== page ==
When the IPCC admits, in AR4, that they don't know how to adjust or account for cloud cover; that they admit their climate models don't account for the possibility for negative-feedback forcings, then that should tell you to hold back on the all-in on blaming CO2.

Realclimate.org may be a valuable site but it does not have a claim as being the font of all climate knowledge. Joe Romm doesn't have a corner on the market in this arena. There are others, far smarter than you or me, that can debate his understanding of these factors - I'm thinking Drs. Richard Lindzen and Roy Spencer, just off hand.

Clarify this: If CO2 remains in the atmosphere for hundreds of years, how is drastically reducing our emissions of it over the next 20, 40, 50 years going to have any short-term effect?

Anonymous said...

Talk about Russian Roulette with unknown-unkowns. And these people want to regulate economies and energy production based on this?

Or, you can look at it this way:

"And these people want to pump billions of tons of greenhouse gases into the atmosphere based on this?"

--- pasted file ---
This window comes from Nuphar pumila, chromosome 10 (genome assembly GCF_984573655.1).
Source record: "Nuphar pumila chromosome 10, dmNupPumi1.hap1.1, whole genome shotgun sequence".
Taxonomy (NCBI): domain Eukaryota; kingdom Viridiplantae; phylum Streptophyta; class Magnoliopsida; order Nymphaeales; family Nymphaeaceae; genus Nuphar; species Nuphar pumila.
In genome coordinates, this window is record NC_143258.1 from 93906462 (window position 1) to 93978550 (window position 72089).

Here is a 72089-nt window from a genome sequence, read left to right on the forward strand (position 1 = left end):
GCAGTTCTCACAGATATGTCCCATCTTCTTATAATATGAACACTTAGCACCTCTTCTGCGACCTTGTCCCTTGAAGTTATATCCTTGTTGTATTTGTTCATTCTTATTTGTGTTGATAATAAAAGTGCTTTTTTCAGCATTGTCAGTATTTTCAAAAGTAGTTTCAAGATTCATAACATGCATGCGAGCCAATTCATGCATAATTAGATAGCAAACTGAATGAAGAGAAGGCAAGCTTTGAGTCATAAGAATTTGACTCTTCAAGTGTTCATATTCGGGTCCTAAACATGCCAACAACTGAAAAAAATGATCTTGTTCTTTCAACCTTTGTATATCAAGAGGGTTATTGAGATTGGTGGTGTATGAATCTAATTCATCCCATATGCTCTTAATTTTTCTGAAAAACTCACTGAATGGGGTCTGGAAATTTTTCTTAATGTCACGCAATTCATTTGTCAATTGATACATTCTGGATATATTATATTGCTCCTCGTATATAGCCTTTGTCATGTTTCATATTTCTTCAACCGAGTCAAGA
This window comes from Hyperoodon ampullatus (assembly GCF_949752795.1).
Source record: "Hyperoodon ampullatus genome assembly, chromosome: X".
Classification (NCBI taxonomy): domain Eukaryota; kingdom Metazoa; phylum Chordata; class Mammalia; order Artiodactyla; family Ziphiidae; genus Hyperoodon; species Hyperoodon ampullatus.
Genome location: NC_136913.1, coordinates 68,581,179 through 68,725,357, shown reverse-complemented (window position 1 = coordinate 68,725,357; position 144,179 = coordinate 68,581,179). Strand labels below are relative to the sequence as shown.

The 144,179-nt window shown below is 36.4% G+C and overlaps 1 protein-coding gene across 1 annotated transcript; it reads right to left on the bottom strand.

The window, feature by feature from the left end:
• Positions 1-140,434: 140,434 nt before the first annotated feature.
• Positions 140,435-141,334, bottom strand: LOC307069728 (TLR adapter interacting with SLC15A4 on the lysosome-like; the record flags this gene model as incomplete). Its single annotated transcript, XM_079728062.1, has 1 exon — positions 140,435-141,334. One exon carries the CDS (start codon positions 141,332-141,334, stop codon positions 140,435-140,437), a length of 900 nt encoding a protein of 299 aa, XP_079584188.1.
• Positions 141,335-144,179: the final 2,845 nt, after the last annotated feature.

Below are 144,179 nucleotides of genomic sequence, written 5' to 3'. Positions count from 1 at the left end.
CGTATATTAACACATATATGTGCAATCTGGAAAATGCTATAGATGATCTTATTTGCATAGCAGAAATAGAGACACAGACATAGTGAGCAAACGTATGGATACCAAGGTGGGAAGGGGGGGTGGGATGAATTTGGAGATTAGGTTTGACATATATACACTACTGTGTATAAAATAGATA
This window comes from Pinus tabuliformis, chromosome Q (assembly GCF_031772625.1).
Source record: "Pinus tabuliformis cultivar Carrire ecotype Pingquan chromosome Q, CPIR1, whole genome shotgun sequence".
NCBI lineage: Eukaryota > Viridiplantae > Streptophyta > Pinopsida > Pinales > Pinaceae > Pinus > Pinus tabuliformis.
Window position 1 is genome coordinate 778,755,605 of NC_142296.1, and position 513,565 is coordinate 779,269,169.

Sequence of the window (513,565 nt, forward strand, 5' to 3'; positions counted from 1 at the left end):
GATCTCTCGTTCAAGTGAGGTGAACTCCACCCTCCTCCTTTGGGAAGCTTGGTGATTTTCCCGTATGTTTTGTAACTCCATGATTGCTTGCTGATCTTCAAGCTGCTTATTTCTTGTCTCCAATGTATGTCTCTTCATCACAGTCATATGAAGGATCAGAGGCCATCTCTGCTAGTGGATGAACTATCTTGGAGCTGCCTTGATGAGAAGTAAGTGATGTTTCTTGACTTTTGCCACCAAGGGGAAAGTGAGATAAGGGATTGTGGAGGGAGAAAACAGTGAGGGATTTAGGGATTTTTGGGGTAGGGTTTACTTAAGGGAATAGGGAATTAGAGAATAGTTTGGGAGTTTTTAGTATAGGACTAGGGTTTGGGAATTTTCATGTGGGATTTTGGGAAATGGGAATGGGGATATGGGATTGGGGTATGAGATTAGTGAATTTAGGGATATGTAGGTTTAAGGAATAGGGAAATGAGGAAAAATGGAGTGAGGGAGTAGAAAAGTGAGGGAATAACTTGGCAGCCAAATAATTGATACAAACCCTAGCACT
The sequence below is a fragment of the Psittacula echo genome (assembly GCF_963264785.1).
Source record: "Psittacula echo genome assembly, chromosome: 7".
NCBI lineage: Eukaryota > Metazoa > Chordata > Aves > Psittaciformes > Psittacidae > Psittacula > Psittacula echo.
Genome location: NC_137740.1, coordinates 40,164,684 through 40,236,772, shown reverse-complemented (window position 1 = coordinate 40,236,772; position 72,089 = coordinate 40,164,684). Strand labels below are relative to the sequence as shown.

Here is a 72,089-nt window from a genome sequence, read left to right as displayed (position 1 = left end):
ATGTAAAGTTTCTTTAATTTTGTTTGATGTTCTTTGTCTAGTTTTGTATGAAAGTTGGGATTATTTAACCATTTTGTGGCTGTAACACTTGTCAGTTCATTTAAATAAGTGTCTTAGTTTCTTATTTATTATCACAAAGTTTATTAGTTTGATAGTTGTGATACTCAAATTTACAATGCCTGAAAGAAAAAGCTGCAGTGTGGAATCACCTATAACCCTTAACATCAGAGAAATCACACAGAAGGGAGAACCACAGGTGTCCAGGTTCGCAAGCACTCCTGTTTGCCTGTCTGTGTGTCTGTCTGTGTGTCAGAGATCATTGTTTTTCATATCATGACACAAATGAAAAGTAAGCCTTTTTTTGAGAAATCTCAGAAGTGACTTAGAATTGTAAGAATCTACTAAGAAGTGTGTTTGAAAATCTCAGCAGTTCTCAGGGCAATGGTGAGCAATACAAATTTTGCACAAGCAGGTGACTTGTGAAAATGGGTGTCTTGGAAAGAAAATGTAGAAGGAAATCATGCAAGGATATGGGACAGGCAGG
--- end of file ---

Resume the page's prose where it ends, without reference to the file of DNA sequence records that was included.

Let's go ahead and destroy the environment, because we're not sure how thoroughly we're destroying it. OK...

Joffan said...

DocF
Clarify this: If CO2 remains in the atmosphere for hundreds of years, how is drastically reducing our emissions of it over the next 20, 40, 50 years going to have any short-term effect?

Your question doesn't really make sense to me; it sounds like "If the Titanic stayed underwater for a hundred years, how come everyone drowned so quickly?" But I'll try to answer anyway.

We're putting a hell of a lot of carbon dioxide into the atmosphere right now. More than we ever have before. Atmospheric concentrations are going up faster as a result. (No disagreement so far, right?) While these CO2 concentrations will have serious long-term effects as they remain in the atmosphere, they will have short-term effects too. Right now we need to survive the decade-range effects and hopefully prepare to deal with the century-range stuff too, and both of these tasks will be more feasible at lower CO2 concentrations. I hope.

DocForesight said...

@Joffan - Thanks for the attempt at the comparison with the Titanic - those pesky icebergs, you know.